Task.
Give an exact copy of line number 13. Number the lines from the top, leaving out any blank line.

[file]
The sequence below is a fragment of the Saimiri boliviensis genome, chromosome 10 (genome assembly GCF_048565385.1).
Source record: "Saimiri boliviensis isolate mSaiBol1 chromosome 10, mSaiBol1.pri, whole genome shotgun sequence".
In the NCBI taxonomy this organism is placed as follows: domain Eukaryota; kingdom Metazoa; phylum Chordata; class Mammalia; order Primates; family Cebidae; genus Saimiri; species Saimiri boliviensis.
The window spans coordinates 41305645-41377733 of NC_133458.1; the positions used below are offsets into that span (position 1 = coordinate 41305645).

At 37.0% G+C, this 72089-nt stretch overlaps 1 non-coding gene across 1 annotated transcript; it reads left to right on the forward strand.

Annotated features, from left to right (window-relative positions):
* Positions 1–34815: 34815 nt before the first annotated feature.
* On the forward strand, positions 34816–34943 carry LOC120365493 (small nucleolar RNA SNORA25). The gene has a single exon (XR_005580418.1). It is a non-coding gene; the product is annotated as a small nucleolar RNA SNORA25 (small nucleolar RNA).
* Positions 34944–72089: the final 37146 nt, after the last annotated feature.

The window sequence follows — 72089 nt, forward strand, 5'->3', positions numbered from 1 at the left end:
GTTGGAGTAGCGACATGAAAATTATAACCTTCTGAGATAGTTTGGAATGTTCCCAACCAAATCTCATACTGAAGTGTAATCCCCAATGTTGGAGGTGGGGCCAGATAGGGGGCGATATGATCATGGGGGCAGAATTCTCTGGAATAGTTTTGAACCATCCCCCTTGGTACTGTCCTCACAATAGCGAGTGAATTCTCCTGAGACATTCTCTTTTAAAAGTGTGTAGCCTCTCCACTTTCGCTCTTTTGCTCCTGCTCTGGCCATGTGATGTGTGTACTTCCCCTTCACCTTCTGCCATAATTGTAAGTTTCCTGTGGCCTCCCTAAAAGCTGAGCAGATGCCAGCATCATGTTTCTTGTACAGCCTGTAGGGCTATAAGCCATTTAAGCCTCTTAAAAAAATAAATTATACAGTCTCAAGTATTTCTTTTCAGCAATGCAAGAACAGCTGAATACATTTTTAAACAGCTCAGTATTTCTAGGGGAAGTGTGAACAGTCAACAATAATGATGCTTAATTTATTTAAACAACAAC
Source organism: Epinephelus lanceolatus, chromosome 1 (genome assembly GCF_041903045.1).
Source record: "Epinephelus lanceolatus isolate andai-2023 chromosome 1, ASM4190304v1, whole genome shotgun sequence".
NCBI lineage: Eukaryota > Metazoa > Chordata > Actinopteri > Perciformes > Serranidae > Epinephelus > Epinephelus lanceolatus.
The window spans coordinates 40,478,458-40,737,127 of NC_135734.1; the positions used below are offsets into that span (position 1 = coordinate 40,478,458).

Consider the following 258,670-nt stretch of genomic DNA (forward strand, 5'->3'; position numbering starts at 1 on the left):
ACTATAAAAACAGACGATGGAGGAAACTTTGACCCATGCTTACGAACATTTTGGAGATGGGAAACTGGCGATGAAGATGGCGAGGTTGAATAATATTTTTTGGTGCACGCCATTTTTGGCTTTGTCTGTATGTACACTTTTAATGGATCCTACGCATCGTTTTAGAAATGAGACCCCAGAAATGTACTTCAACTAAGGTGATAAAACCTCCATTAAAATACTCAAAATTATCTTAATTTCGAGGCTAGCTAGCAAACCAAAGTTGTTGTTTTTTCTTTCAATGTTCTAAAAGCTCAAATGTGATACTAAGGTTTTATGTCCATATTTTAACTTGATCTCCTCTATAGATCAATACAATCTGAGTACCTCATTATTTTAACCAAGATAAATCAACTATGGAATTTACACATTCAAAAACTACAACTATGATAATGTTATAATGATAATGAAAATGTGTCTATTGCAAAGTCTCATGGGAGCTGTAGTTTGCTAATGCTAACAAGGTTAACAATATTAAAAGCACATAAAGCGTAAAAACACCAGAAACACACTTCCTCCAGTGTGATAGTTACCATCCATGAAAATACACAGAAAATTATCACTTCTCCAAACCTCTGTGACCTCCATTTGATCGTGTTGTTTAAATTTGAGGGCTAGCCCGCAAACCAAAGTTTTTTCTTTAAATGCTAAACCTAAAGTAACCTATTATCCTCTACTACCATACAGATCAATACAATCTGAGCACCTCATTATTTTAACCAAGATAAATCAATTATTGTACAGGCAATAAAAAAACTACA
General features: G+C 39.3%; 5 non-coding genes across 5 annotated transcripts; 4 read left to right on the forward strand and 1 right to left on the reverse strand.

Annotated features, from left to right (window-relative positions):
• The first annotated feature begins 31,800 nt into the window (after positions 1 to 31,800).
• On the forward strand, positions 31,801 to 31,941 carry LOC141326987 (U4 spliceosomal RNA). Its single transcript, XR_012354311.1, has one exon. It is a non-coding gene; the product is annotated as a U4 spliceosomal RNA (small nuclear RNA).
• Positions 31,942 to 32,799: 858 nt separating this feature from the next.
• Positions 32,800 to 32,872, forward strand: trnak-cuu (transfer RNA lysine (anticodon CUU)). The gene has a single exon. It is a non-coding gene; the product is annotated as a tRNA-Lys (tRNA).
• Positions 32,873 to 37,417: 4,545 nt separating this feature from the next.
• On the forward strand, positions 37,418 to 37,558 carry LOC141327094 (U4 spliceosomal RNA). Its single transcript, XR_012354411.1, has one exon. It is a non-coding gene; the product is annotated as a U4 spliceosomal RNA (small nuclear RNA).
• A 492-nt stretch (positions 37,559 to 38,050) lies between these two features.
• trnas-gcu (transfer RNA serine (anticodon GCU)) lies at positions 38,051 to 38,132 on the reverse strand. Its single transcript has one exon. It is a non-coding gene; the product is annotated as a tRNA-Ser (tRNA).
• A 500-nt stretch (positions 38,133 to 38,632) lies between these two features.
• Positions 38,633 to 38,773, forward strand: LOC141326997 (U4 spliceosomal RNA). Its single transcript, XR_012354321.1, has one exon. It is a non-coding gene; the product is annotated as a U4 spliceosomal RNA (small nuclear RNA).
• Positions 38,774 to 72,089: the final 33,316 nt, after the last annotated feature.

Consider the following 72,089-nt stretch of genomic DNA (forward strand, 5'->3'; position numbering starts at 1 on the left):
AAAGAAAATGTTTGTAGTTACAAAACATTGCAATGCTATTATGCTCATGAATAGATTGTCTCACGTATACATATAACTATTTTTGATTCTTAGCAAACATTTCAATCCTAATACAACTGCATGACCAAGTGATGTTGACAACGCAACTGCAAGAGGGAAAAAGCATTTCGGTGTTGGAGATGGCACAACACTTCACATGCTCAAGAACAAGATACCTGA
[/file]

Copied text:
Source record: "Epinephelus lanceolatus isolate andai-2023 chromosome 1, ASM4190304v1, whole genome shotgun sequence".